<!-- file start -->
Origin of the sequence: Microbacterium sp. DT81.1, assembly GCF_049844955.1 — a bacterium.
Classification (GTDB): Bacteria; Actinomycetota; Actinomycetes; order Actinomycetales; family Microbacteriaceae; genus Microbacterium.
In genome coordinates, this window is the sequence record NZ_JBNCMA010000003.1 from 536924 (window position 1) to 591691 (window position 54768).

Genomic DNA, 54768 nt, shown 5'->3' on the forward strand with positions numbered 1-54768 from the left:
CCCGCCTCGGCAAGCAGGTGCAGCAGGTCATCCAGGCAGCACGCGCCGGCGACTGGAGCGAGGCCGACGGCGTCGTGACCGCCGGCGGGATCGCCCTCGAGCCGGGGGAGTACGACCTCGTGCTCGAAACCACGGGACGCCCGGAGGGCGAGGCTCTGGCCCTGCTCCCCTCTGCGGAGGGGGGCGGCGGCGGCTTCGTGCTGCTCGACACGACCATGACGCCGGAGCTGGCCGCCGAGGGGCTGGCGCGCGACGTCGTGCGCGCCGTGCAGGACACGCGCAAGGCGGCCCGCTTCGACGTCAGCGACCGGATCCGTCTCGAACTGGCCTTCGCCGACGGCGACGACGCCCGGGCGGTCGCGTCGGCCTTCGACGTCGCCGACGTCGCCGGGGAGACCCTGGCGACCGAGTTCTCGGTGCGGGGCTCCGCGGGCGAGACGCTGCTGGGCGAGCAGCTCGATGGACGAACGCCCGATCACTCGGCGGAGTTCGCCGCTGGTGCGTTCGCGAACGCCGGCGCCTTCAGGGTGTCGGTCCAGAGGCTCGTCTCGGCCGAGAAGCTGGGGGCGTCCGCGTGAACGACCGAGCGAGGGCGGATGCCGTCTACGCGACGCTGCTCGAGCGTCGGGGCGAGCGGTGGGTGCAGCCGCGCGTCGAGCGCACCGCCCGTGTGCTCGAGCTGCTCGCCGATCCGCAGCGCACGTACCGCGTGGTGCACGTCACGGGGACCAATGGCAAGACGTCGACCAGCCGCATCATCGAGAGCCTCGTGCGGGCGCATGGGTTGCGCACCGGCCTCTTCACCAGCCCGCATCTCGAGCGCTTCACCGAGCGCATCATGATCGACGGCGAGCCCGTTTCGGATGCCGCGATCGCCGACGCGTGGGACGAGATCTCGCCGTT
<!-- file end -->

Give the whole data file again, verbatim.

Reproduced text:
Origin of the sequence: Microbacterium sp. DT81.1, assembly GCF_049844955.1 — a bacterium.
Classification (GTDB): Bacteria; Actinomycetota; Actinomycetes; order Actinomycetales; family Microbacteriaceae; genus Microbacterium.
In genome coordinates, this window is the sequence record NZ_JBNCMA010000003.1 from 536924 (window position 1) to 591691 (window position 54768).

Genomic DNA, 54768 nt, shown 5'->3' on the forward strand with positions numbered 1-54768 from the left:
CCCGCCTCGGCAAGCAGGTGCAGCAGGTCATCCAGGCAGCACGCGCCGGCGACTGGAGCGAGGCCGACGGCGTCGTGACCGCCGGCGGGATCGCCCTCGAGCCGGGGGAGTACGACCTCGTGCTCGAAACCACGGGACGCCCGGAGGGCGAGGCTCTGGCCCTGCTCCCCTCTGCGGAGGGGGGCGGCGGCGGCTTCGTGCTGCTCGACACGACCATGACGCCGGAGCTGGCCGCCGAGGGGCTGGCGCGCGACGTCGTGCGCGCCGTGCAGGACACGCGCAAGGCGGCCCGCTTCGACGTCAGCGACCGGATCCGTCTCGAACTGGCCTTCGCCGACGGCGACGACGCCCGGGCGGTCGCGTCGGCCTTCGACGTCGCCGACGTCGCCGGGGAGACCCTGGCGACCGAGTTCTCGGTGCGGGGCTCCGCGGGCGAGACGCTGCTGGGCGAGCAGCTCGATGGACGAACGCCCGATCACTCGGCGGAGTTCGCCGCTGGTGCGTTCGCGAACGCCGGCGCCTTCAGGGTGTCGGTCCAGAGGCTCGTCTCGGCCGAGAAGCTGGGGGCGTCCGCGTGAACGACCGAGCGAGGGCGGATGCCGTCTACGCGACGCTGCTCGAGCGTCGGGGCGAGCGGTGGGTGCAGCCGCGCGTCGAGCGCACCGCCCGTGTGCTCGAGCTGCTCGCCGATCCGCAGCGCACGTACCGCGTGGTGCACGTCACGGGGACCAATGGCAAGACGTCGACCAGCCGCATCATCGAGAGCCTCGTGCGGGCGCATGGGTTGCGCACCGGCCTCTTCACCAGCCCGCATCTCGAGCGCTTCACCGAGCGCATCATGATCGACGGCGAGCCCGTTTCGGATGCCGCGATCGCCGACGCGTGGGACGAGATCTCGCCGTT